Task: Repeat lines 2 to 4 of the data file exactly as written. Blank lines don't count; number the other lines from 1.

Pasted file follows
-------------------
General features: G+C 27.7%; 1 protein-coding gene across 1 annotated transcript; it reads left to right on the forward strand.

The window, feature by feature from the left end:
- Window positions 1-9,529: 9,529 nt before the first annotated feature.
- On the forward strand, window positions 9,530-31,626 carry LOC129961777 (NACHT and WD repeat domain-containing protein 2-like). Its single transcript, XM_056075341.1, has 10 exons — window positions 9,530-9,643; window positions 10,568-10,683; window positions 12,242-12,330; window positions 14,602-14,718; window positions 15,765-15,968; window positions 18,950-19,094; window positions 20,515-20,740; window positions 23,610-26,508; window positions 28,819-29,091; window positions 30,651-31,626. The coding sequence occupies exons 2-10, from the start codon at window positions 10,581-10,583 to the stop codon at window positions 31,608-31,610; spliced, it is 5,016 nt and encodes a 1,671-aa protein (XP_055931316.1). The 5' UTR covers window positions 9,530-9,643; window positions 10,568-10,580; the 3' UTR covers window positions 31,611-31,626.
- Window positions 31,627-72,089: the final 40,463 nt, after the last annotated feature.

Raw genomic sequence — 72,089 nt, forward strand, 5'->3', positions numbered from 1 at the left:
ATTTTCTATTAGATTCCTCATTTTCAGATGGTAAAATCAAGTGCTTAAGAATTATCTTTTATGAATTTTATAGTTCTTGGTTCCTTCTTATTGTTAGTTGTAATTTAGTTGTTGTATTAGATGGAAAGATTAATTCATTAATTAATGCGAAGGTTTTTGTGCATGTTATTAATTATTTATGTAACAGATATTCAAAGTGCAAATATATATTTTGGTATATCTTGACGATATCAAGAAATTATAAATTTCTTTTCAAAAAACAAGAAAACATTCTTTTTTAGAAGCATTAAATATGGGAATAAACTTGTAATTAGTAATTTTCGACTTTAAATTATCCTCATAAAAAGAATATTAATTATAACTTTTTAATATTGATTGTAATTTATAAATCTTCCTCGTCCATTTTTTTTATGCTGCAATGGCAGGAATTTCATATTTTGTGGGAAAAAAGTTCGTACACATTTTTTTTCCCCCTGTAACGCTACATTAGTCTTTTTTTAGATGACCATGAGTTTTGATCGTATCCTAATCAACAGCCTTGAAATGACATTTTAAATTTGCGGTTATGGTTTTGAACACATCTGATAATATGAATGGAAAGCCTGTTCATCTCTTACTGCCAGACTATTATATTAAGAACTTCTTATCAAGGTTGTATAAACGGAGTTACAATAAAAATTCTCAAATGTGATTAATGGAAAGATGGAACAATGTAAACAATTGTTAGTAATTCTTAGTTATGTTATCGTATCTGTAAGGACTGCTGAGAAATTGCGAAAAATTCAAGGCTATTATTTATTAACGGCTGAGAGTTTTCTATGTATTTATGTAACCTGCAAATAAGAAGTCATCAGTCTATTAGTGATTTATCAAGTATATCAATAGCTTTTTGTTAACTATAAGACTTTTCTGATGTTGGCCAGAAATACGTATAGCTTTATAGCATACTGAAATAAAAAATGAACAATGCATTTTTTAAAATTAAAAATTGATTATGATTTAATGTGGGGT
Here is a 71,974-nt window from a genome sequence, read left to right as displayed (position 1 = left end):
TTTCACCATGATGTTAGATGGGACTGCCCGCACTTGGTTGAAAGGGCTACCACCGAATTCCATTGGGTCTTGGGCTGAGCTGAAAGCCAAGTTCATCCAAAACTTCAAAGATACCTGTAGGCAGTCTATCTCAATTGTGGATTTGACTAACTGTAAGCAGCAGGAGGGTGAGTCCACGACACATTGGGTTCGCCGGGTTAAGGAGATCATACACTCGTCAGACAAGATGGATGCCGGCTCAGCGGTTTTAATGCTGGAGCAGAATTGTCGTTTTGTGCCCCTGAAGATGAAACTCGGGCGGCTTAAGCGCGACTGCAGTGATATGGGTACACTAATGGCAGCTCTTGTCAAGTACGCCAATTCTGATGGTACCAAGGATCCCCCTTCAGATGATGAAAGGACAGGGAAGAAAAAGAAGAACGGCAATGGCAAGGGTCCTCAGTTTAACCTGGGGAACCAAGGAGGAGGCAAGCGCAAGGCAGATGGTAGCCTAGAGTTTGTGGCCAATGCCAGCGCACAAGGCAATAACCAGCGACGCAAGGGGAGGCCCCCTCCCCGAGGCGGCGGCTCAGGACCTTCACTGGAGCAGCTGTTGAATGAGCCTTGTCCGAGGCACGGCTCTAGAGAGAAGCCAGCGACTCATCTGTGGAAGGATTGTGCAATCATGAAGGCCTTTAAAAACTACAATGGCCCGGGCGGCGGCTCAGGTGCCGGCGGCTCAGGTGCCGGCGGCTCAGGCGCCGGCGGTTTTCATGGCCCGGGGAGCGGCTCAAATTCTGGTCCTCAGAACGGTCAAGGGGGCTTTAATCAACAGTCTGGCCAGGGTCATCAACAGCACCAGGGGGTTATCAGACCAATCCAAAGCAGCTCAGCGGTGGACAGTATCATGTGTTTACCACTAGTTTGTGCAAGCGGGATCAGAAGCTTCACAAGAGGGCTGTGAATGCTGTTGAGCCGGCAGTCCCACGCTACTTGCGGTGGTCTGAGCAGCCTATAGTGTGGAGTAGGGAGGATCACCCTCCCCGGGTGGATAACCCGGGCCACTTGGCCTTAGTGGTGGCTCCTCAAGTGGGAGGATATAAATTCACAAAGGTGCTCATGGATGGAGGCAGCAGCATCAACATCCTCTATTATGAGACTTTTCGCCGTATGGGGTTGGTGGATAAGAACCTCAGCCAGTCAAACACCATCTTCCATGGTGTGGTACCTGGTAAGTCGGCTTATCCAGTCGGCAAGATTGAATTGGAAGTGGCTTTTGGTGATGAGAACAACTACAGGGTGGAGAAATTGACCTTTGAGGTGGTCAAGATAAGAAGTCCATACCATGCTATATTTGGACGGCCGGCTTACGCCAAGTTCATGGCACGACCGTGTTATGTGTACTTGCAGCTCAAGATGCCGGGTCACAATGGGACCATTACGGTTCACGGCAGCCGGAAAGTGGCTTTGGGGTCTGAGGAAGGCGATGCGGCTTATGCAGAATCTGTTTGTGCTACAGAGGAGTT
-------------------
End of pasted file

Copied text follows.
The window, feature by feature from the left end:
- Window positions 1-9,529: 9,529 nt before the first annotated feature.
- On the forward strand, window positions 9,530-31,626 carry LOC129961777 (NACHT and WD repeat domain-containing protein 2-like). Its single transcript, XM_056075341.1, has 10 exons — window positions 9,530-9,643; window positions 10,568-10,683; window positions 12,242-12,330; window positions 14,602-14,718; window positions 15,765-15,968; window positions 18,950-19,094; window positions 20,515-20,740; window positions 23,610-26,508; window positions 28,819-29,091; window positions 30,651-31,626. The coding sequence occupies exons 2-10, from the start codon at window positions 10,581-10,583 to the stop codon at window positions 31,608-31,610; spliced, it is 5,016 nt and encodes a 1,671-aa protein (XP_055931316.1). The 5' UTR covers window positions 9,530-9,643; window positions 10,568-10,580; the 3' UTR covers window positions 31,611-31,626.